The Kentucky Derby, the world’s most famous horse race, set another attendance record this year: 165,307.
After storms that chased a large number of fans from Churchill Downs Friday and delayed the running of the Kentucky Oaks, Saturday’s weather could not have been nicer.
So can it get any better?
Possibly. And Derby fans should hope that it does. And there is hope.
Calumet Farm, the most storied of all the Bluegrass horse farms, was sold last week to some extremely wealthy people who have the resources to restore the beautiful farm and its beautiful white fences adjacent to Keeneland and across Versailles Pike from the Lexington airport.
Boost for Derby
More than anything else, racing – and the Derby – could get the boost that horse fans could only dream about.
Warren Wright, who used his wealth made from the Calumet Baking Co., established the most successful and classiest farm of them all. It takes money to keep a farm as beautiful as Calumet with all of those white fences and rolling green pastures.
It took money to keep the breeding operation that kept producing the Whirlaways, Citations, Pensives, Ponders, Hill Gails, Iron Leiges, Tim Tams and Forward Passes.
Calumet, under Wright, had not only the best horses, but also the best people: The father-son training combination of Ben and Jimmy Jones and Jockey Eddie Arcaro.
The new owners chose not to publicize themselves when Calumet Farm changed hands, but they are established business people and companies. One of them, a Kentuckian, sold a tobacco company for a billion dollars.
Do you even know how much that total is?
Look at it like this: $1,000,000,000.
Calumet is one of several breeding and racing farms that have been fabulous successes through the years.
The general public can’t just walk in uninvited, but a phone call or letter might get you an invitation to visit.
I have taken out-of-town sports editors and their wives to some of the most beautiful farms. Seth Hancock of Claiborne Farm even let us view the mighty Secretariat. The farm manager warned one of the wives, “If Secretariat sees you with that camera, he will come straight toward you as fast as he can. But don’t worry. He will put on the brakes and pose for you.”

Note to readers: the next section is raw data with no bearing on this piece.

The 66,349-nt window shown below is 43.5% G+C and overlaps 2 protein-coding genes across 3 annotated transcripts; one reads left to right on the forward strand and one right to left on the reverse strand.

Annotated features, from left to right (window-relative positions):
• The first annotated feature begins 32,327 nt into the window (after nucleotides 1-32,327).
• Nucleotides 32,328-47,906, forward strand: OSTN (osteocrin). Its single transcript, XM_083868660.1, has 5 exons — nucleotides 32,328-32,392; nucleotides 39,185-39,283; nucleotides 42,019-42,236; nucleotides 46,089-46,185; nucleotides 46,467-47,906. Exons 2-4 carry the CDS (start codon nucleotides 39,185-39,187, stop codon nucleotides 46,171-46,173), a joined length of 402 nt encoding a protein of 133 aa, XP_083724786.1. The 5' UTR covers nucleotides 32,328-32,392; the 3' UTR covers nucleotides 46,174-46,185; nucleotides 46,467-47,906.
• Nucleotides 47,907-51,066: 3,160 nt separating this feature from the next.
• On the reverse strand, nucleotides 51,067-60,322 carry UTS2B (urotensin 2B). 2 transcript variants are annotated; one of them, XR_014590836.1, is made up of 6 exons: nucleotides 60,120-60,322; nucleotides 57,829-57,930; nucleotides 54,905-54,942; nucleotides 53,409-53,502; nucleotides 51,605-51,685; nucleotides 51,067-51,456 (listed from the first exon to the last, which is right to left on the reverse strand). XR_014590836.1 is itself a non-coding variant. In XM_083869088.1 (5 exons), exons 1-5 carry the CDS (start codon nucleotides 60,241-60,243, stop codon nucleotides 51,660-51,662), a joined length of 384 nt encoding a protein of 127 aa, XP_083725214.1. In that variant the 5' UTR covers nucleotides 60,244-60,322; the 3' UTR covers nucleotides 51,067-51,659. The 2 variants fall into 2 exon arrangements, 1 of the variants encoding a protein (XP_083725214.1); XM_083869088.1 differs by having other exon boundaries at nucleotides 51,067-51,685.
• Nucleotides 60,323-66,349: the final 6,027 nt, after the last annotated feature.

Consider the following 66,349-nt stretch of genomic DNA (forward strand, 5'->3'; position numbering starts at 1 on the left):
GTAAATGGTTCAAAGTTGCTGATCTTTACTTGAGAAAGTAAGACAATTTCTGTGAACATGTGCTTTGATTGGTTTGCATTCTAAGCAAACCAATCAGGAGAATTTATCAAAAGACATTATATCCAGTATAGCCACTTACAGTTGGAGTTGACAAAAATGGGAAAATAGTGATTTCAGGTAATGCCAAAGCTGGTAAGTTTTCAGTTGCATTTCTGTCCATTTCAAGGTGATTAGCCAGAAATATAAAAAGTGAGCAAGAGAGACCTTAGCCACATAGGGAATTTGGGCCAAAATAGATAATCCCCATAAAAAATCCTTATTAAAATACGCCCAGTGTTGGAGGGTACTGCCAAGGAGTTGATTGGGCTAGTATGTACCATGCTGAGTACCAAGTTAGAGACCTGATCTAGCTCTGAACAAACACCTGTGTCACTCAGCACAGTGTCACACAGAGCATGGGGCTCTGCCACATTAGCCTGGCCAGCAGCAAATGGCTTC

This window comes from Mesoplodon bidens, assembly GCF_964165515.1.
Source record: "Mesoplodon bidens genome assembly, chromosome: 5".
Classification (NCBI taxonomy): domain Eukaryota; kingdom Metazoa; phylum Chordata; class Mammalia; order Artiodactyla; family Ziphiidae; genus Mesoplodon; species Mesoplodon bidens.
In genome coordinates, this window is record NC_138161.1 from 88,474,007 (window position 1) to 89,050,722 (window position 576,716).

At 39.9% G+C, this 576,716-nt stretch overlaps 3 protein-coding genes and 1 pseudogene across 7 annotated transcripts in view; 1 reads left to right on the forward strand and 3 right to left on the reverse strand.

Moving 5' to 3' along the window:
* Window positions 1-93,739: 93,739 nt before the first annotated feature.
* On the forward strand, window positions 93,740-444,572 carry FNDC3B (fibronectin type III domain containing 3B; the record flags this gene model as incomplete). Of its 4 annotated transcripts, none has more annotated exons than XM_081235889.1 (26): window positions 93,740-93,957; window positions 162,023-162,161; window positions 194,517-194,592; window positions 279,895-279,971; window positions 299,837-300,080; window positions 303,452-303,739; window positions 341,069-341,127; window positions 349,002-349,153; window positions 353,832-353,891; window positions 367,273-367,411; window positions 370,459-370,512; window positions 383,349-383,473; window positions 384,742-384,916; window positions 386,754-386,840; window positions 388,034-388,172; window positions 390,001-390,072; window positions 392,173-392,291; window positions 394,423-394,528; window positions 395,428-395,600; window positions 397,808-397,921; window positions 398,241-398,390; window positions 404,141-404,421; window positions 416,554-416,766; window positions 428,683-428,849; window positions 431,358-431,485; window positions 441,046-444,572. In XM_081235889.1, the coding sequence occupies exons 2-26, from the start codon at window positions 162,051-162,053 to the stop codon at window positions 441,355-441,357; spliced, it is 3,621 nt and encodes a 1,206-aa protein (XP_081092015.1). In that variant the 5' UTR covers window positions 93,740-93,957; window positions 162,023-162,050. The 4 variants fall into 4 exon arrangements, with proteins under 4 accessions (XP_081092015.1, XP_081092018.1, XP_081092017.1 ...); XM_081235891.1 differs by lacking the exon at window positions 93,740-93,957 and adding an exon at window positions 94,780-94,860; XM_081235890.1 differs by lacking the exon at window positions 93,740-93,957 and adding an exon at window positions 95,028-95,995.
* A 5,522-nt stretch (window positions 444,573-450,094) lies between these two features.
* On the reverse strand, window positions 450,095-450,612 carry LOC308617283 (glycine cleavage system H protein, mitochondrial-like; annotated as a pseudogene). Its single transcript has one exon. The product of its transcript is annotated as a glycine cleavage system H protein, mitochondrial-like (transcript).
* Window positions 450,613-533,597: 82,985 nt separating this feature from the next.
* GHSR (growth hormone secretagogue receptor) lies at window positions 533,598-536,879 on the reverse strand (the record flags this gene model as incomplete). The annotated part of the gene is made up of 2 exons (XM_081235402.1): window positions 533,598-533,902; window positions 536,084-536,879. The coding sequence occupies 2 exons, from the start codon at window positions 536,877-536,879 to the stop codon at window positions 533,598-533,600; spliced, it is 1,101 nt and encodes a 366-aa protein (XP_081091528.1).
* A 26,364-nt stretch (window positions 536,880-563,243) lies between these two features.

The great horse did exactly that.
No Man O’ War
I managed to make it though Derby Week without anyone asking me what year Man O’ War won the big race.
Man O’ War not only didn’t win the Derby, he never even raced in his native Kentucky!
The only race he ever lost was to a horse named Upset.
Best of all time?
Mike Barry, the sports columnist-handicapper, thought the two best horses of them all were Citation and Secretariat.
Just one winner!
If I never tell you another thing, please remember this: There is no such thing as a horse expert.
You saw that long list of media people who had their Derby selections in The Courier-Journal. The Lexington Herald-Leader did the same thing.
Do you know how many of those so-called experts picked I’ll Have Another?
Just one! Jon White, who works for Santa Anita. Of course he saw the Derby winner capture the Santa Anita Derby so he knew the horse was a good one.
About the Author (Author Profile)
Earl Cox, Sports Columnist
Earl doesn¹t just write about sports legends, he counts many of them as his
friends. A member of the Kentucky Athletic Hall of Fame, he has been writing
about sports for 60 years. Incidentally, that¹s about how long it’s been
since he¹s cleaned his desk but he knows where everything is.